You might be comfortable with forA from examples. However, it is not a “one size fits all” function for working across the aggregate of a list; it is used in those examples because it hides some details of lists that are sometimes useful, but not always. If there is any “one size fits all” function for lists, it’s foldr or foldl as @cocreature used previously, but you won’t see foldr in most examples, because it is much nicer in DAML to use a function that more closely fits your use case, and foldr is far too powerful and general-purpose for that.

To determine what the proper function to use instead of forA is, first decide: are you performing any actions from the function you’re passing in, such as contract exercises or creates? If you are, a good starting point is the DA.Action module; if you are not, check the DA.Foldable module instead. Regardless, the starting point is to make that determination.

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I also want to use this opportunity to plug the excellent Functional Programming 101 section in our documentation @bernhard added recently. In particular, the section around looping.

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Thank you for the detailed explanation @Stephen.
Will see the api of action and foldable first and then try to work on my problem.

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This document helps @cocreature. Thank you.

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The generic looping construct over a list in DAML is foldl. You can think of it as walking down the list from left to right and, on each element, doing some operation while carrying over the result. The general form is:

foldl function_on_each_element initial_value list

where function_on_each_element is a function of two arguments, the accumulated value so far and the new element we’re considering, and must return the new accumulated value. This raises the question of what the “accumulated value so far” is when considering the first element, and that is precisely what the initial_value is there for. The final return value of foldl is the accumulated value after processing the last element.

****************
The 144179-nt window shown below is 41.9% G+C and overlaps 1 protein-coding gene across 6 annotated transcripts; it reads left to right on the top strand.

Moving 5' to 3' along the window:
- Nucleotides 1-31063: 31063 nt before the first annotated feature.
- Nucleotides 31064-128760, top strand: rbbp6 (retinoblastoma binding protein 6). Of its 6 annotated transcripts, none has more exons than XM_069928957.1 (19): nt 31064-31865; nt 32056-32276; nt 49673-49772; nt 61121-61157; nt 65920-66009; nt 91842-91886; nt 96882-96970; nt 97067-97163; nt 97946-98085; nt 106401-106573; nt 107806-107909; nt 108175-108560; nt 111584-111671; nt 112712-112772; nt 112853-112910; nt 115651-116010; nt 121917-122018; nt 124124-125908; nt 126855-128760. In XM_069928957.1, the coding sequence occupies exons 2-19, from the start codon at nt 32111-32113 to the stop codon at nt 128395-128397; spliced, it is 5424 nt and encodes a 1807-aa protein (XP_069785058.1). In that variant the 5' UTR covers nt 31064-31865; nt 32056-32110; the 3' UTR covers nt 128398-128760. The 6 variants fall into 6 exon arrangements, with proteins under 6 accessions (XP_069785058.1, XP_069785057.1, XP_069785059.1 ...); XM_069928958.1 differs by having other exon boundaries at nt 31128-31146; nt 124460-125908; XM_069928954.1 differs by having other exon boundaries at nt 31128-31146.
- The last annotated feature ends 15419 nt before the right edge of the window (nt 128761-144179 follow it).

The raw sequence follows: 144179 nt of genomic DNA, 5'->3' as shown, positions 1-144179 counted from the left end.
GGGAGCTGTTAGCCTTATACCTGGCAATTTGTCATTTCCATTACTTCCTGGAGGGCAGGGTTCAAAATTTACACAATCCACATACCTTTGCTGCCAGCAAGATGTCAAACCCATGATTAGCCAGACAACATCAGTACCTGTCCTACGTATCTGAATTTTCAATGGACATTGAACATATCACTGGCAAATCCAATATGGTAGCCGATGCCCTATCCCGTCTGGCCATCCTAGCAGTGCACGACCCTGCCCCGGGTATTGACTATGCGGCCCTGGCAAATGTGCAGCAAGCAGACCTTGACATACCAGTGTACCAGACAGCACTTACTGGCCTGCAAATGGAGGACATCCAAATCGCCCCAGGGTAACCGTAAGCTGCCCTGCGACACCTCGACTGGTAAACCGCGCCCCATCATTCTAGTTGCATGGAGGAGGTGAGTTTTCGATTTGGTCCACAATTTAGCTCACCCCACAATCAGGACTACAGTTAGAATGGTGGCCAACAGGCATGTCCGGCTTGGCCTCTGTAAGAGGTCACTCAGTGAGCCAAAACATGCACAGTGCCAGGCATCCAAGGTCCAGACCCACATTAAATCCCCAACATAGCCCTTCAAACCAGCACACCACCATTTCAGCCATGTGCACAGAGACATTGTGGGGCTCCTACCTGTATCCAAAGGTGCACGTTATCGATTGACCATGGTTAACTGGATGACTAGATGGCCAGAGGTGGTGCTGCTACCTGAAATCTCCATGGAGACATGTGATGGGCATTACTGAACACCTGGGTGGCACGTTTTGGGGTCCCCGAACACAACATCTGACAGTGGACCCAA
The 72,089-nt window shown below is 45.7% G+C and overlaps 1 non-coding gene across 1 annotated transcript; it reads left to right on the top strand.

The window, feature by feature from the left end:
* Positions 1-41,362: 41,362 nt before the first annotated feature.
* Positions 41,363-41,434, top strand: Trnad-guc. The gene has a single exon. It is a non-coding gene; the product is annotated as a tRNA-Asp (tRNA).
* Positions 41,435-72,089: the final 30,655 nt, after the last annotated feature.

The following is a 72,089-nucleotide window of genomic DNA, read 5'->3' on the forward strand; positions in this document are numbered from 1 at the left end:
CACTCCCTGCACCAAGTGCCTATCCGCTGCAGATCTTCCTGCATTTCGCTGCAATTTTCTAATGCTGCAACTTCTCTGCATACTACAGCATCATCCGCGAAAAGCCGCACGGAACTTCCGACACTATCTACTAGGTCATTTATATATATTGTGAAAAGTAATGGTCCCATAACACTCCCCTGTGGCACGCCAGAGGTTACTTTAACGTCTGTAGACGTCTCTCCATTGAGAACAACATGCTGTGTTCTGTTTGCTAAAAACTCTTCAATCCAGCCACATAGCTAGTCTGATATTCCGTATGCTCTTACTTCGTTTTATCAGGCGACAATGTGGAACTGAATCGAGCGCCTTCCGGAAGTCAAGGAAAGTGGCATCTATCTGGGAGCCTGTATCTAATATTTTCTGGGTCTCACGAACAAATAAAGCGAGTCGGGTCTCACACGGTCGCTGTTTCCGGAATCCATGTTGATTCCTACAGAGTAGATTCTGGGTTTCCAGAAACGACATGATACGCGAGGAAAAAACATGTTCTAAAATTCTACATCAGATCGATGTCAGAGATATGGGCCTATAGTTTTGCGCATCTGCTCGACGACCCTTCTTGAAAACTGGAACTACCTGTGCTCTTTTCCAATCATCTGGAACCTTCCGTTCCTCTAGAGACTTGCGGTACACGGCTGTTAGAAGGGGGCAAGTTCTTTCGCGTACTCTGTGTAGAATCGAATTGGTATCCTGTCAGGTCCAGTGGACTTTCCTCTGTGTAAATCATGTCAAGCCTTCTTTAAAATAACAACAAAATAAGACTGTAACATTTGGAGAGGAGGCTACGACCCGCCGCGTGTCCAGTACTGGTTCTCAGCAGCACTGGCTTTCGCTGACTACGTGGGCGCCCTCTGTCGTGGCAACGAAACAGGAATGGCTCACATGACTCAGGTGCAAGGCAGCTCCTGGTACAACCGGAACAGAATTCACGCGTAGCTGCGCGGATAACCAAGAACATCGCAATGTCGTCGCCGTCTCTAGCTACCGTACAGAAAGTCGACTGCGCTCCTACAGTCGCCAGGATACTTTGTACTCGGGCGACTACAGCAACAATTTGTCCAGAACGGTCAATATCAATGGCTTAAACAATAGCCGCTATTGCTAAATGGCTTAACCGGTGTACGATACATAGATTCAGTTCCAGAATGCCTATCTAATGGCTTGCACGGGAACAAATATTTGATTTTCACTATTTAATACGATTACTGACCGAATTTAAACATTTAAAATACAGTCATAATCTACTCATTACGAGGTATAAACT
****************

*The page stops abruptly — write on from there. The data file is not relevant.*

In your case, this means you’d have:

foldl (\soFar newElem -> soFar + newElem) 0 quantityList

where \soFar newElem -> soFar + newElem is a function that represents what to do on each step (quantity => do a = a + quantity) and 0 is the initial value (Let a = 0).

Note that in this case we can use a syntactic trick to make this shorter. This is completely optional and up to you whether you think this makes your code better. Here is the trick. First, variable names in a function don’t really matter outside of it, so \soFar newElem -> soFar + newElem is really the same as \a b -> a + b. This is really just addition, though. In DAML, a binary operator like + can be turned into a function by wrapping it in parentheses, so (+) is exactly the same as \a b -> a + b. This means we can also write:

foldl (+) 0 quantityList

Finally, for this case the standard library also happens to have a builtin function to directly do what you want: sum quantityList.

3 Likes

Great! Thank you Gary_Verhaegen. This helps.

Hi Sneha,

In case that this wasn’t just a proxy example and you really want to only add up a list of numbers, there’s a utility function in the stdlib for that purpose:

sum quantityList

I hope that (still) helps, M.